Technology valuations are high versus the wider market.
The forward price-to-earnings ratio of the MSCI World Information Technology Index is 18.82, which is higher than that of the MSCI World Index (16.61), Mouthon said. On a price-to-book basis, the technology index is trading at 4.51x versus the world index at 2.30x.
“The problem is that most investors are comparing the technology sector now with what happened in 2000,” said Alexandre Mouthon, senior product specialist for thematic equities at Pictet Asset Management. “The big difference is the profitability of these companies.”
Mouthon said that in 2000, the technology sector’s profitability accounted for 0% of the MSCI World. Today, that is up to 6%.
Most of the internet companies during the tech bubble were valued on a per subscriber basis while generating very little revenue from those subscribers, he explained. The situation is different today, with infrastructure in place and billions of people using mobile devices.
In addition, the technology sector was trading at 44 times on a price-to-earnings basis during the tech bubble in 2000. Now it is hovering between 17 and 18, which is lower than the 19x level the sector reached in 2005.
“As long as we see price appreciation is going along with earnings appreciation, then we are going in the right direction,” he said.
He noted that the technology sector underwent a correction at the beginning of 2016 due to investors taking profits, something that could happen again. “But I believe in the upside trend of technology,” he said.
Other fund managers have been cautious on tech stocks. Andrew Swan, head of Asian and global emerging market equities at Blackrock, said in an earlier interview that he is cautious on the sector’s valuations, particularly in emerging markets.
Mouthon said an investment risk involves taking a position too early before a promising technology is commercialised.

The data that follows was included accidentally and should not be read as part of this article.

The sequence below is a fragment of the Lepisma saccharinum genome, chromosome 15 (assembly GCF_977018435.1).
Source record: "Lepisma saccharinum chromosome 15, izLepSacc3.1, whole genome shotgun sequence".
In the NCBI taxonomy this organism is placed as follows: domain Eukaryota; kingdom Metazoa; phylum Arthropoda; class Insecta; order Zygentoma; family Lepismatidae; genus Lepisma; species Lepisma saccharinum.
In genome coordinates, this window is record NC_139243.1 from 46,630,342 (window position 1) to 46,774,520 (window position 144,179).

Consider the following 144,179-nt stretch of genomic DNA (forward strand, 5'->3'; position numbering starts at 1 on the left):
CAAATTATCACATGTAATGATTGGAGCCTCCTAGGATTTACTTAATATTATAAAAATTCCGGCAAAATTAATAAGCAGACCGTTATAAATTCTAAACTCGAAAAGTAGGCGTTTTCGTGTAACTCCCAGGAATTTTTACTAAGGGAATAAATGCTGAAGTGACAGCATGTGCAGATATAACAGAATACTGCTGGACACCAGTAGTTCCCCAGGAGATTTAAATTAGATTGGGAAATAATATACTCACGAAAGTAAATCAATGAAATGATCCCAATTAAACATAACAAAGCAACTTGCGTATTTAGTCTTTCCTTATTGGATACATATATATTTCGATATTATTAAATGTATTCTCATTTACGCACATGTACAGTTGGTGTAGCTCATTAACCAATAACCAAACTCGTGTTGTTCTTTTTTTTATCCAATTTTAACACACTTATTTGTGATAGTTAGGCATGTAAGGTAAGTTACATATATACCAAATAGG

For example, one “disruptive technology” that is becoming popular is quantum computing.
“It’s true that it is a fascinating space. But the reality is that probably for the next five years, there won’t be any commercialisation of a quantum processor or a quantum computer.
“It’s an area you need to follow but don’t spend too much time on because from an investment point of view, it’s useless.”
Another example of a popular early stage technology is the autonomous driving vehicle.
“In 2021 we may see the first autonomous vehicle, but would it be a mass market option at that time?”
To minimise this risk, the firm has a dedicated advisory board composed of independent technology professionals to help its investment managers with their top-down view of the sector.
Citing an example, one of the firm’s advisory board members is Antoine Bondeau, the CEO and co-founder of artificial intelligence firm Sentient Technologies.
The firm invests in technology stocks depending on their “purity”, meaning how much of a company’s revenue is exposed to the theme the firm is looking at.
For example, for the Pictet Digital Fund, at least 20% of a company’s revenue should fall under a theme or sub-sector. Themes include social media, big data, and fintech, while sub-sectors include online advertisements or network operators.
The two managers of the fund, Sylvie Sejournet and Nolan Hoffmeyer, then analyse around 400 stocks and look at the quality of management, discounted cash flows and valuations.
Mouthon noted that Pictet’s digital fund is different from its robotics fund. The robotics fund is more focused on hardware technologies, while the digital fund has more exposure to software-related themes.
The three-year performance of the Pictet Digital Fund versus its benchmark
Source: FE. The fund and benchmark NAVs have been converted to US dollars for comparison purposes.